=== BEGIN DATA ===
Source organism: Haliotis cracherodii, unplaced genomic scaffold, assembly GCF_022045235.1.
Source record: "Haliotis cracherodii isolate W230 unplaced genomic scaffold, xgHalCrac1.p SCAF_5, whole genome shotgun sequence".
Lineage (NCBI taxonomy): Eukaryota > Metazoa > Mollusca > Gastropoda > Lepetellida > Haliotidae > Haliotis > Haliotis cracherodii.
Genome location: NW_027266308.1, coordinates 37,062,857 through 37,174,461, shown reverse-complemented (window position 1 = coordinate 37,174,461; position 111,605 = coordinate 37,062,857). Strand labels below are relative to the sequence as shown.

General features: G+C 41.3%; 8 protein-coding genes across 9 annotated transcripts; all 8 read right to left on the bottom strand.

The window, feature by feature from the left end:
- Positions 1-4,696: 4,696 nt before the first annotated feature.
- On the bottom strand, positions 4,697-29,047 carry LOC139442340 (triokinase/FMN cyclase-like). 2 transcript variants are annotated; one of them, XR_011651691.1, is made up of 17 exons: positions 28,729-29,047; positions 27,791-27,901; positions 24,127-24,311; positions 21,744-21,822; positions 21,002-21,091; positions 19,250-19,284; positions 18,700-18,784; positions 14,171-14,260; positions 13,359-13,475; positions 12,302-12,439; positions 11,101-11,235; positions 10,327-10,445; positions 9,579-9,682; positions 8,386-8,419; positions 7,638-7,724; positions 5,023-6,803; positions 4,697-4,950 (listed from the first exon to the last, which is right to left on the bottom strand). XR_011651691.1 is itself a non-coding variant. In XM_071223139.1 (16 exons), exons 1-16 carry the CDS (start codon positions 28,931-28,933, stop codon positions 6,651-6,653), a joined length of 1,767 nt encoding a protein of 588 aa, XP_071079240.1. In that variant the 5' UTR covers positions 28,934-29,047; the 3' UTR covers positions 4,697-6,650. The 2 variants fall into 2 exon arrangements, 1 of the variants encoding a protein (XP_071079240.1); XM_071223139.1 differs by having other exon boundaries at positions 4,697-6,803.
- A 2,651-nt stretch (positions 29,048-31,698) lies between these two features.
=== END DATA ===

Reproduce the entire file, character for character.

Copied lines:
Source organism: Haliotis cracherodii, unplaced genomic scaffold, assembly GCF_022045235.1.
Source record: "Haliotis cracherodii isolate W230 unplaced genomic scaffold, xgHalCrac1.p SCAF_5, whole genome shotgun sequence".
Lineage (NCBI taxonomy): Eukaryota > Metazoa > Mollusca > Gastropoda > Lepetellida > Haliotidae > Haliotis > Haliotis cracherodii.
Genome location: NW_027266308.1, coordinates 37,062,857 through 37,174,461, shown reverse-complemented (window position 1 = coordinate 37,174,461; position 111,605 = coordinate 37,062,857). Strand labels below are relative to the sequence as shown.

General features: G+C 41.3%; 8 protein-coding genes across 9 annotated transcripts; all 8 read right to left on the bottom strand.

The window, feature by feature from the left end:
- Positions 1-4,696: 4,696 nt before the first annotated feature.
- On the bottom strand, positions 4,697-29,047 carry LOC139442340 (triokinase/FMN cyclase-like). 2 transcript variants are annotated; one of them, XR_011651691.1, is made up of 17 exons: positions 28,729-29,047; positions 27,791-27,901; positions 24,127-24,311; positions 21,744-21,822; positions 21,002-21,091; positions 19,250-19,284; positions 18,700-18,784; positions 14,171-14,260; positions 13,359-13,475; positions 12,302-12,439; positions 11,101-11,235; positions 10,327-10,445; positions 9,579-9,682; positions 8,386-8,419; positions 7,638-7,724; positions 5,023-6,803; positions 4,697-4,950 (listed from the first exon to the last, which is right to left on the bottom strand). XR_011651691.1 is itself a non-coding variant. In XM_071223139.1 (16 exons), exons 1-16 carry the CDS (start codon positions 28,931-28,933, stop codon positions 6,651-6,653), a joined length of 1,767 nt encoding a protein of 588 aa, XP_071079240.1. In that variant the 5' UTR covers positions 28,934-29,047; the 3' UTR covers positions 4,697-6,650. The 2 variants fall into 2 exon arrangements, 1 of the variants encoding a protein (XP_071079240.1); XM_071223139.1 differs by having other exon boundaries at positions 4,697-6,803.
- A 2,651-nt stretch (positions 29,048-31,698) lies between these two features.